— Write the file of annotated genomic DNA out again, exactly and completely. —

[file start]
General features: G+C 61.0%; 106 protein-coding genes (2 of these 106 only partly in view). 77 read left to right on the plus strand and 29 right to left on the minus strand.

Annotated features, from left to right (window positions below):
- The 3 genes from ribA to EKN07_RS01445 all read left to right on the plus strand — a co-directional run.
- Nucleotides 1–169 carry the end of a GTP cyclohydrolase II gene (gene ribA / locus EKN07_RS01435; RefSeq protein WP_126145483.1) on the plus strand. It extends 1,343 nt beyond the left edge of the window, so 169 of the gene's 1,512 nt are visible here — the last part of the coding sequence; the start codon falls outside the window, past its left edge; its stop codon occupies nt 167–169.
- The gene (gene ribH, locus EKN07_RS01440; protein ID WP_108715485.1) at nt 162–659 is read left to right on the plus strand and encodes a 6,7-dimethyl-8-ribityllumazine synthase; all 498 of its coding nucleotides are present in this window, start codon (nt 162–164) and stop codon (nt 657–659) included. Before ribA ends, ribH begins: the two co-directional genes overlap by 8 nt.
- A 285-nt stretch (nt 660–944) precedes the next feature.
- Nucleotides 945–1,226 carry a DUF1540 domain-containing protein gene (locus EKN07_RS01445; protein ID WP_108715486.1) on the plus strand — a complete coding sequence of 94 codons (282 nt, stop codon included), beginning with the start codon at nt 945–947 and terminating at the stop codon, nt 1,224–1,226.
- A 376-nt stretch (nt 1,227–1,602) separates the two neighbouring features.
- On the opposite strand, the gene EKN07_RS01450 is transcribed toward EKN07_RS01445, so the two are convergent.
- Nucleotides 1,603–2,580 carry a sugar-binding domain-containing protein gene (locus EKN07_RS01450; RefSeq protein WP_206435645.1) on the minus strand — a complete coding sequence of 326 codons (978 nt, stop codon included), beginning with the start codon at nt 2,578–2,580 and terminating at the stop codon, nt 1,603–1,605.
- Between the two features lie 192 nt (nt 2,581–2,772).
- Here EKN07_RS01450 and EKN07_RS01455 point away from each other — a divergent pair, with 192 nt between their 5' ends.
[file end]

General features: G+C 61.0%; 106 protein-coding genes (2 of these 106 only partly in view). 77 read left to right on the plus strand and 29 right to left on the minus strand.

Annotated features, from left to right (window positions below):
- The 3 genes from ribA to EKN07_RS01445 all read left to right on the plus strand — a co-directional run.
- Nucleotides 1–169 carry the end of a GTP cyclohydrolase II gene (gene ribA / locus EKN07_RS01435; RefSeq protein WP_126145483.1) on the plus strand. It extends 1,343 nt beyond the left edge of the window, so 169 of the gene's 1,512 nt are visible here — the last part of the coding sequence; the start codon falls outside the window, past its left edge; its stop codon occupies nt 167–169.
- The gene (gene ribH, locus EKN07_RS01440; protein ID WP_108715485.1) at nt 162–659 is read left to right on the plus strand and encodes a 6,7-dimethyl-8-ribityllumazine synthase; all 498 of its coding nucleotides are present in this window, start codon (nt 162–164) and stop codon (nt 657–659) included. Before ribA ends, ribH begins: the two co-directional genes overlap by 8 nt.
- A 285-nt stretch (nt 660–944) precedes the next feature.
- Nucleotides 945–1,226 carry a DUF1540 domain-containing protein gene (locus EKN07_RS01445; protein ID WP_108715486.1) on the plus strand — a complete coding sequence of 94 codons (282 nt, stop codon included), beginning with the start codon at nt 945–947 and terminating at the stop codon, nt 1,224–1,226.
- A 376-nt stretch (nt 1,227–1,602) separates the two neighbouring features.
- On the opposite strand, the gene EKN07_RS01450 is transcribed toward EKN07_RS01445, so the two are convergent.
- Nucleotides 1,603–2,580 carry a sugar-binding domain-containing protein gene (locus EKN07_RS01450; RefSeq protein WP_206435645.1) on the minus strand — a complete coding sequence of 326 codons (978 nt, stop codon included), beginning with the start codon at nt 2,578–2,580 and terminating at the stop codon, nt 1,603–1,605.
- Between the two features lie 192 nt (nt 2,581–2,772).
- Here EKN07_RS01450 and EKN07_RS01455 point away from each other — a divergent pair, with 192 nt between their 5' ends.